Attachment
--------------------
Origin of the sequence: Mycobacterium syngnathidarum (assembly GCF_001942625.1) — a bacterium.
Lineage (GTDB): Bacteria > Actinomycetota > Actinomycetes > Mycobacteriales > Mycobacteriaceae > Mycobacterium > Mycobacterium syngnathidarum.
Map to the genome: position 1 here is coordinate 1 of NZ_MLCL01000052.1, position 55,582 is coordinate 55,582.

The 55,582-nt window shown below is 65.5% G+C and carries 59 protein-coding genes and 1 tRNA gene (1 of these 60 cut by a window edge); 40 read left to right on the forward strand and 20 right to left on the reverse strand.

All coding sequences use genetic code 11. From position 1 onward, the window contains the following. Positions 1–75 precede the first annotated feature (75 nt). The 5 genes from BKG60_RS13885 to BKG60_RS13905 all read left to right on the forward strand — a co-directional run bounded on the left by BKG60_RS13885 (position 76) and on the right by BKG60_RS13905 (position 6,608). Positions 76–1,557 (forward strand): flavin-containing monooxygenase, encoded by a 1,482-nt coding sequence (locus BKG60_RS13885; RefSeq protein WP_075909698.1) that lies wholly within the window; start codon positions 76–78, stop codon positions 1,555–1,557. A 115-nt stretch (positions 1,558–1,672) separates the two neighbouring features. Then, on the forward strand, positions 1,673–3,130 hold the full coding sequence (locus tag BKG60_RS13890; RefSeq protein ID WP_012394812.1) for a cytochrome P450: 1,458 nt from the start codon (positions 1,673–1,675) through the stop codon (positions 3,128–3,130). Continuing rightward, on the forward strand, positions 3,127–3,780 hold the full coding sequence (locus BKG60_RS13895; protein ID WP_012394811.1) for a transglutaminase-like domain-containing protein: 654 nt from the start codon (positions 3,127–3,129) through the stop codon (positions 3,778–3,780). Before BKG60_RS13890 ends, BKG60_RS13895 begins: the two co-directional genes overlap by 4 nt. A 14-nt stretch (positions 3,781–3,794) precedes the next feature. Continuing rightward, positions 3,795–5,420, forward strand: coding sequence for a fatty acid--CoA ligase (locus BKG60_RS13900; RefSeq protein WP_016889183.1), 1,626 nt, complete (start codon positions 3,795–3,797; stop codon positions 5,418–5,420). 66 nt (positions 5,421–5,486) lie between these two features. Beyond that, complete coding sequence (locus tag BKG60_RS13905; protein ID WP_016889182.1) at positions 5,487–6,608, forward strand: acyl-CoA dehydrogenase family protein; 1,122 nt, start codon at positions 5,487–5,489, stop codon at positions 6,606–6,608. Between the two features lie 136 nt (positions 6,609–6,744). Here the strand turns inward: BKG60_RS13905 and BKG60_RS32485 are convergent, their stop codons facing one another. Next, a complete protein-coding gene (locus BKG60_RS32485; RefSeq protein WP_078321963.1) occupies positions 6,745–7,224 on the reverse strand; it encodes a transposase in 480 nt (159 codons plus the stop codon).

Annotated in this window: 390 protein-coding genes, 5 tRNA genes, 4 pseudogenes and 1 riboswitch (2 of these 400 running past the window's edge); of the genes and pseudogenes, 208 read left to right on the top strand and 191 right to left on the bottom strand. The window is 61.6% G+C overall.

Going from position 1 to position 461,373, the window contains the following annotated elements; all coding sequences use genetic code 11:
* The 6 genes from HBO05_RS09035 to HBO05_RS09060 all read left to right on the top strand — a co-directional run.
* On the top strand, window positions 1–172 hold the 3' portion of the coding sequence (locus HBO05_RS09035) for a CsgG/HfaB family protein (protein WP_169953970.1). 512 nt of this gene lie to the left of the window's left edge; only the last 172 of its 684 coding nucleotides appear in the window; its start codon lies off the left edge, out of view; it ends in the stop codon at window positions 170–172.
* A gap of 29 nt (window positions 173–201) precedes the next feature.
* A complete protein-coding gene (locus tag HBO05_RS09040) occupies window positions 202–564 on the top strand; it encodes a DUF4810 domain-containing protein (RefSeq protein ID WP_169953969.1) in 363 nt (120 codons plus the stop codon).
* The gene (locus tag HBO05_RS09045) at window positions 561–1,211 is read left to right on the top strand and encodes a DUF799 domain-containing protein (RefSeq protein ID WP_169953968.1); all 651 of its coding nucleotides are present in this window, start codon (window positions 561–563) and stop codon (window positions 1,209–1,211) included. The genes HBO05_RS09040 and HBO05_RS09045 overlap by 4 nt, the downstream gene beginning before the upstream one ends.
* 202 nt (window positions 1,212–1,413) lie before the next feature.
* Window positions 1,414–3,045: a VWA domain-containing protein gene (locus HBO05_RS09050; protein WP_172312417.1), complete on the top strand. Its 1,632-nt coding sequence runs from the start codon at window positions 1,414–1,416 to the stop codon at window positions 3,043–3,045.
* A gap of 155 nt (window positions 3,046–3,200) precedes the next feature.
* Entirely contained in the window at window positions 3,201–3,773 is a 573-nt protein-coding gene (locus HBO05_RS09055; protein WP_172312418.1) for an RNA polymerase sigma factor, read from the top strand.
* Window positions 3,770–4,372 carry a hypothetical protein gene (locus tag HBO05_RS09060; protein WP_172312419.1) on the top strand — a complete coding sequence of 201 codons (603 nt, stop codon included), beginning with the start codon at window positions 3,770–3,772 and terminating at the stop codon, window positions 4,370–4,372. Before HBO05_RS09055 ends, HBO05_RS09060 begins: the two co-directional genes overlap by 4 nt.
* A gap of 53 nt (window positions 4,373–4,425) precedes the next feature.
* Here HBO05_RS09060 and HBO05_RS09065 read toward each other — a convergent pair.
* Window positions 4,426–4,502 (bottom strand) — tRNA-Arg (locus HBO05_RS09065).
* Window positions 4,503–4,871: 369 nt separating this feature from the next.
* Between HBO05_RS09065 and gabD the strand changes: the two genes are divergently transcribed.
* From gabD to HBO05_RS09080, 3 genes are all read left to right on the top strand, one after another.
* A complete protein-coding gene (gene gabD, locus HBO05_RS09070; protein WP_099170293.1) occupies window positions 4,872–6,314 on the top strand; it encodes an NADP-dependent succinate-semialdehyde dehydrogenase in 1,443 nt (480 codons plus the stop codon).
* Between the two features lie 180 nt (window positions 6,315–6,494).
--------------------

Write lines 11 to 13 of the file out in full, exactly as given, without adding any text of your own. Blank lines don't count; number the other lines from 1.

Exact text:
* A complete protein-coding gene (locus tag HBO05_RS09040) occupies window positions 202–564 on the top strand; it encodes a DUF4810 domain-containing protein (RefSeq protein ID WP_169953969.1) in 363 nt (120 codons plus the stop codon).
* The gene (locus tag HBO05_RS09045) at window positions 561–1,211 is read left to right on the top strand and encodes a DUF799 domain-containing protein (RefSeq protein ID WP_169953968.1); all 651 of its coding nucleotides are present in this window, start codon (window positions 561–563) and stop codon (window positions 1,209–1,211) included. The genes HBO05_RS09040 and HBO05_RS09045 overlap by 4 nt, the downstream gene beginning before the upstream one ends.
* 202 nt (window positions 1,212–1,413) lie before the next feature.